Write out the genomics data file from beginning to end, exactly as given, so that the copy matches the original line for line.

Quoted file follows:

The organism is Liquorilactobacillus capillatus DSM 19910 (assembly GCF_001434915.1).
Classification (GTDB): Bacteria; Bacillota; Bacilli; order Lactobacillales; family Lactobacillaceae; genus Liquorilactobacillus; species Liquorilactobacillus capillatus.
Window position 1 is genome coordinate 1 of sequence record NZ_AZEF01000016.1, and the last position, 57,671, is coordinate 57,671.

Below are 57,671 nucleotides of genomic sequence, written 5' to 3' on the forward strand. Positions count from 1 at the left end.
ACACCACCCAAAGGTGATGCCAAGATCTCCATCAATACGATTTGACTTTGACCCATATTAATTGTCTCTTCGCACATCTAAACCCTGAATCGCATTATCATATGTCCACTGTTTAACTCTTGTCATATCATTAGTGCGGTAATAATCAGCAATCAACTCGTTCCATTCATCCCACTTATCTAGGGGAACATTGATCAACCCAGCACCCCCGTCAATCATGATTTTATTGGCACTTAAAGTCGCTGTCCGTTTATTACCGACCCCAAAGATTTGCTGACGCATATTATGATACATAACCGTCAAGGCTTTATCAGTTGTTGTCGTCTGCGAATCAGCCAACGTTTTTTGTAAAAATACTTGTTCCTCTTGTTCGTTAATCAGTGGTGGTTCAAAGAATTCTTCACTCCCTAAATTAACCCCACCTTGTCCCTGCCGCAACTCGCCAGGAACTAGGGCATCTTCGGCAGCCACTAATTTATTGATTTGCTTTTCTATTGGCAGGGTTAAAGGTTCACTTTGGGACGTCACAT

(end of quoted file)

The organism is Liquorilactobacillus capillatus DSM 19910 (assembly GCF_001434915.1).
Classification (GTDB): Bacteria; Bacillota; Bacilli; order Lactobacillales; family Lactobacillaceae; genus Liquorilactobacillus; species Liquorilactobacillus capillatus.
Window position 1 is genome coordinate 1 of sequence record NZ_AZEF01000016.1, and the last position, 57,671, is coordinate 57,671.

Below are 57,671 nucleotides of genomic sequence, written 5' to 3' on the forward strand. Positions count from 1 at the left end.
ACACCACCCAAAGGTGATGCCAAGATCTCCATCAATACGATTTGACTTTGACCCATATTAATTGTCTCTTCGCACATCTAAACCCTGAATCGCATTATCATATGTCCACTGTTTAACTCTTGTCATATCATTAGTGCGGTAATAATCAGCAATCAACTCGTTCCATTCATCCCACTTATCTAGGGGAACATTGATCAACCCAGCACCCCCGTCAATCATGATTTTATTGGCACTTAAAGTCGCTGTCCGTTTATTACCGACCCCAAAGATTTGCTGACGCATATTATGATACATAACCGTCAAGGCTTTATCAGTTGTTGTCGTCTGCGAATCAGCCAACGTTTTTTGTAAAAATACTTGTTCCTCTTGTTCGTTAATCAGTGGTGGTTCAAAGAATTCTTCACTCCCTAAATTAACCCCACCTTGTCCCTGCCGCAACTCGCCAGGAACTAGGGCATCTTCGGCAGCCACTAATTTATTGATTTGCTTTTCTATTGGCAGGGTTAAAGGTTCACTTTGGGACGTCACAT